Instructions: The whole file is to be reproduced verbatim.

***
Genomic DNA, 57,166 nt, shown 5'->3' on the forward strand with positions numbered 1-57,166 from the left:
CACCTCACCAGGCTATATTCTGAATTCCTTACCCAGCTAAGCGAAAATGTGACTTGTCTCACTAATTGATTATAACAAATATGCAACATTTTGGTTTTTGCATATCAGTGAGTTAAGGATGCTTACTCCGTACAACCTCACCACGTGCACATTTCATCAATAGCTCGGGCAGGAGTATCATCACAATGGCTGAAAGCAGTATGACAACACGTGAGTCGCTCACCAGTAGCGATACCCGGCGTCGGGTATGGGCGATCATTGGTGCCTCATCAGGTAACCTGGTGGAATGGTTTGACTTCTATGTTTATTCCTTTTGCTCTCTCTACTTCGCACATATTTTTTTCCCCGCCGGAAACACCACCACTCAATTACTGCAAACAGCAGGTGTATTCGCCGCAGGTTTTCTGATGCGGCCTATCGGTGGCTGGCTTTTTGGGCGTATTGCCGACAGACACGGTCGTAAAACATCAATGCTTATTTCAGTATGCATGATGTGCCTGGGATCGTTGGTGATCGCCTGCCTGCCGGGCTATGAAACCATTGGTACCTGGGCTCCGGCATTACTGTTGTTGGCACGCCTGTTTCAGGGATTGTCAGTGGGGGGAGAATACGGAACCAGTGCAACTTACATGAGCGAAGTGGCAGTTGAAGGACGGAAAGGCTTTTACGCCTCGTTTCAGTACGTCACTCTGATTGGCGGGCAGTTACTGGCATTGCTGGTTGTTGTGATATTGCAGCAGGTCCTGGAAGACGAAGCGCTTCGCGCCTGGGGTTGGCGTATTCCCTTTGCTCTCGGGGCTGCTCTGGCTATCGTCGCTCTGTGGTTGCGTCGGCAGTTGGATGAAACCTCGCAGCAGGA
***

Genomic DNA, 57,166 nt, shown 5'->3' on the forward strand with positions numbered 1-57,166 from the left:
CACCTCACCAGGCTATATTCTGAATTCCTTACCCAGCTAAGCGAAAATGTGACTTGTCTCACTAATTGATTATAACAAATATGCAACATTTTGGTTTTTGCATATCAGTGAGTTAAGGATGCTTACTCCGTACAACCTCACCACGTGCACATTTCATCAATAGCTCGGGCAGGAGTATCATCACAATGGCTGAAAGCAGTATGACAACACGTGAGTCGCTCACCAGTAGCGATACCCGGCGTCGGGTATGGGCGATCATTGGTGCCTCATCAGGTAACCTGGTGGAATGGTTTGACTTCTATGTTTATTCCTTTTGCTCTCTCTACTTCGCACATATTTTTTTCCCCGCCGGAAACACCACCACTCAATTACTGCAAACAGCAGGTGTATTCGCCGCAGGTTTTCTGATGCGGCCTATCGGTGGCTGGCTTTTTGGGCGTATTGCCGACAGACACGGTCGTAAAACATCAATGCTTATTTCAGTATGCATGATGTGCCTGGGATCGTTGGTGATCGCCTGCCTGCCGGGCTATGAAACCATTGGTACCTGGGCTCCGGCATTACTGTTGTTGGCACGCCTGTTTCAGGGATTGTCAGTGGGGGGAGAATACGGAACCAGTGCAACTTACATGAGCGAAGTGGCAGTTGAAGGACGGAAAGGCTTTTACGCCTCGTTTCAGTACGTCACTCTGATTGGCGGGCAGTTACTGGCATTGCTGGTTGTTGTGATATTGCAGCAGGTCCTGGAAGACGAAGCGCTTCGCGCCTGGGGTTGGCGTATTCCCTTTGCTCTCGGGGCTGCTCTGGCTATCGTCGCTCTGTGGTTGCGTCGGCAGTTGGATGAAACCTCGCAGCAGGA